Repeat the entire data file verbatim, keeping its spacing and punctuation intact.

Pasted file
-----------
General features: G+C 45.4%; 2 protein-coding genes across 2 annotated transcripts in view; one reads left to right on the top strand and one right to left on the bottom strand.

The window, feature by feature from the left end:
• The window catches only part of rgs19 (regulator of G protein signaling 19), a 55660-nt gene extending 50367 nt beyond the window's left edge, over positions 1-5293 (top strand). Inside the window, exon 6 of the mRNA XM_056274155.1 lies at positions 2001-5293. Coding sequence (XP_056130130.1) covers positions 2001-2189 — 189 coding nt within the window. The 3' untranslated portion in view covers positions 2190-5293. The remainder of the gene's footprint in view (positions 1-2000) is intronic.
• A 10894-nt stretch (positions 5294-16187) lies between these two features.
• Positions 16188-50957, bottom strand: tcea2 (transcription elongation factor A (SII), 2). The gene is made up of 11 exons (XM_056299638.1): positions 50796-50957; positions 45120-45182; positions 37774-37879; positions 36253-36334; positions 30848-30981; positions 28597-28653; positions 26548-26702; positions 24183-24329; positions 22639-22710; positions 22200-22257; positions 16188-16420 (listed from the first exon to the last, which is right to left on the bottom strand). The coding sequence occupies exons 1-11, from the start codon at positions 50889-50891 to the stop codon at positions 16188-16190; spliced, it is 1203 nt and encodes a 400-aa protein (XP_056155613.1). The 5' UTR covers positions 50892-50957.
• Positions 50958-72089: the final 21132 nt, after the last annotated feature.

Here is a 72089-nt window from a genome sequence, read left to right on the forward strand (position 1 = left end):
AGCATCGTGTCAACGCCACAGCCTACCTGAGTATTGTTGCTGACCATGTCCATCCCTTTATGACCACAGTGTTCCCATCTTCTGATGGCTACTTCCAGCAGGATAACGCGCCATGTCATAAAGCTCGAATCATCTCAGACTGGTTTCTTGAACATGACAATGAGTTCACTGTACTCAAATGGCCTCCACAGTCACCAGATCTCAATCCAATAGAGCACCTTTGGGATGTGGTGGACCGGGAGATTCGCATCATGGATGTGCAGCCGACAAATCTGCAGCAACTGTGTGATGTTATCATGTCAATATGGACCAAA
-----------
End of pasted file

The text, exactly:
General features: G+C 45.4%; 2 protein-coding genes across 2 annotated transcripts in view; one reads left to right on the top strand and one right to left on the bottom strand.

The window, feature by feature from the left end:
• The window catches only part of rgs19 (regulator of G protein signaling 19), a 55660-nt gene extending 50367 nt beyond the window's left edge, over positions 1-5293 (top strand). Inside the window, exon 6 of the mRNA XM_056274155.1 lies at positions 2001-5293. Coding sequence (XP_056130130.1) covers positions 2001-2189 — 189 coding nt within the window. The 3' untranslated portion in view covers positions 2190-5293. The remainder of the gene's footprint in view (positions 1-2000) is intronic.
• A 10894-nt stretch (positions 5294-16187) lies between these two features.
• Positions 16188-50957, bottom strand: tcea2 (transcription elongation factor A (SII), 2). The gene is made up of 11 exons (XM_056299638.1): positions 50796-50957; positions 45120-45182; positions 37774-37879; positions 36253-36334; positions 30848-30981; positions 28597-28653; positions 26548-26702; positions 24183-24329; positions 22639-22710; positions 22200-22257; positions 16188-16420 (listed from the first exon to the last, which is right to left on the bottom strand). The coding sequence occupies exons 1-11, from the start codon at positions 50889-50891 to the stop codon at positions 16188-16190; spliced, it is 1203 nt and encodes a 400-aa protein (XP_056155613.1). The 5' UTR covers positions 50892-50957.
• Positions 50958-72089: the final 21132 nt, after the last annotated feature.

Here is a 72089-nt window from a genome sequence, read left to right on the forward strand (position 1 = left end):
AGCATCGTGTCAACGCCACAGCCTACCTGAGTATTGTTGCTGACCATGTCCATCCCTTTATGACCACAGTGTTCCCATCTTCTGATGGCTACTTCCAGCAGGATAACGCGCCATGTCATAAAGCTCGAATCATCTCAGACTGGTTTCTTGAACATGACAATGAGTTCACTGTACTCAAATGGCCTCCACAGTCACCAGATCTCAATCCAATAGAGCACCTTTGGGATGTGGTGGACCGGGAGATTCGCATCATGGATGTGCAGCCGACAAATCTGCAGCAACTGTGTGATGTTATCATGTCAATATGGACCAAA